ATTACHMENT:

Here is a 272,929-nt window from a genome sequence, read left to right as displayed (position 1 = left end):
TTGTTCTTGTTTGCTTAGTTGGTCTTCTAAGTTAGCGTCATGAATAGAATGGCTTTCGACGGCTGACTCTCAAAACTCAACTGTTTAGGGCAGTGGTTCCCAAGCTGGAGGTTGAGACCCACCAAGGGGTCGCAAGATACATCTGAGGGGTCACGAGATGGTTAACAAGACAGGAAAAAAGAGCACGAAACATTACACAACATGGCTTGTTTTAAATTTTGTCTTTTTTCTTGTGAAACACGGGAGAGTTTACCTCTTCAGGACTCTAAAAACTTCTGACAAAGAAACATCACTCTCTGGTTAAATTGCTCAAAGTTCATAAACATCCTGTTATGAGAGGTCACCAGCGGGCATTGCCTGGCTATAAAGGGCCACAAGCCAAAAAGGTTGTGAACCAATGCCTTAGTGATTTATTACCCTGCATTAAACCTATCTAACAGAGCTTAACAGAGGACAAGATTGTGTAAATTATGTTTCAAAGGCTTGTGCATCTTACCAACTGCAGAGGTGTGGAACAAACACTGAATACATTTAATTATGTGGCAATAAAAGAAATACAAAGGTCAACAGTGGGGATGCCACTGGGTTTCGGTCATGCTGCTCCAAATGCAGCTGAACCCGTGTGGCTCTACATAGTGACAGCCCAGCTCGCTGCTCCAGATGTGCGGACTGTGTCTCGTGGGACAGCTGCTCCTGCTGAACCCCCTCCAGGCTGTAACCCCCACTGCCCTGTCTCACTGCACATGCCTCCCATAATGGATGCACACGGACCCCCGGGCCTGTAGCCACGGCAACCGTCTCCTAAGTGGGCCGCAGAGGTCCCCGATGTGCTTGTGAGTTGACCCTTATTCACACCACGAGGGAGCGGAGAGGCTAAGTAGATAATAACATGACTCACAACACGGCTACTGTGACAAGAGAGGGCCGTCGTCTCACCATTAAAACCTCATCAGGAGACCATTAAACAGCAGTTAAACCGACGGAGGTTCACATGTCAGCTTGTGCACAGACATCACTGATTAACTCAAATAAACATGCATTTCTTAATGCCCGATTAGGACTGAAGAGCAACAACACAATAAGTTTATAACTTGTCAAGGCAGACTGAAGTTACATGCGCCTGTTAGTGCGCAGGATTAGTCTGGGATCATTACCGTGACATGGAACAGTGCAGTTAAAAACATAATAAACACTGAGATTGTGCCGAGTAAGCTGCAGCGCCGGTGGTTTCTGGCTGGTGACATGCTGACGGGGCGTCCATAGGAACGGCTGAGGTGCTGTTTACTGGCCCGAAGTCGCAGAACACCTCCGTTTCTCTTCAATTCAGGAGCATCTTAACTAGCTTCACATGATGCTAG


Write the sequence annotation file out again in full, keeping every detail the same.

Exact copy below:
Here is a 272,929-nt window from a genome sequence, read left to right as displayed (position 1 = left end):
TTGTTCTTGTTTGCTTAGTTGGTCTTCTAAGTTAGCGTCATGAATAGAATGGCTTTCGACGGCTGACTCTCAAAACTCAACTGTTTAGGGCAGTGGTTCCCAAGCTGGAGGTTGAGACCCACCAAGGGGTCGCAAGATACATCTGAGGGGTCACGAGATGGTTAACAAGACAGGAAAAAAGAGCACGAAACATTACACAACATGGCTTGTTTTAAATTTTGTCTTTTTTCTTGTGAAACACGGGAGAGTTTACCTCTTCAGGACTCTAAAAACTTCTGACAAAGAAACATCACTCTCTGGTTAAATTGCTCAAAGTTCATAAACATCCTGTTATGAGAGGTCACCAGCGGGCATTGCCTGGCTATAAAGGGCCACAAGCCAAAAAGGTTGTGAACCAATGCCTTAGTGATTTATTACCCTGCATTAAACCTATCTAACAGAGCTTAACAGAGGACAAGATTGTGTAAATTATGTTTCAAAGGCTTGTGCATCTTACCAACTGCAGAGGTGTGGAACAAACACTGAATACATTTAATTATGTGGCAATAAAAGAAATACAAAGGTCAACAGTGGGGATGCCACTGGGTTTCGGTCATGCTGCTCCAAATGCAGCTGAACCCGTGTGGCTCTACATAGTGACAGCCCAGCTCGCTGCTCCAGATGTGCGGACTGTGTCTCGTGGGACAGCTGCTCCTGCTGAACCCCCTCCAGGCTGTAACCCCCACTGCCCTGTCTCACTGCACATGCCTCCCATAATGGATGCACACGGACCCCCGGGCCTGTAGCCACGGCAACCGTCTCCTAAGTGGGCCGCAGAGGTCCCCGATGTGCTTGTGAGTTGACCCTTATTCACACCACGAGGGAGCGGAGAGGCTAAGTAGATAATAACATGACTCACAACACGGCTACTGTGACAAGAGAGGGCCGTCGTCTCACCATTAAAACCTCATCAGGAGACCATTAAACAGCAGTTAAACCGACGGAGGTTCACATGTCAGCTTGTGCACAGACATCACTGATTAACTCAAATAAACATGCATTTCTTAATGCCCGATTAGGACTGAAGAGCAACAACACAATAAGTTTATAACTTGTCAAGGCAGACTGAAGTTACATGCGCCTGTTAGTGCGCAGGATTAGTCTGGGATCATTACCGTGACATGGAACAGTGCAGTTAAAAACATAATAAACACTGAGATTGTGCCGAGTAAGCTGCAGCGCCGGTGGTTTCTGGCTGGTGACATGCTGACGGGGCGTCCATAGGAACGGCTGAGGTGCTGTTTACTGGCCCGAAGTCGCAGAACACCTCCGTTTCTCTTCAATTCAGGAGCATCTTAACTAGCTTCACATGATGCTAG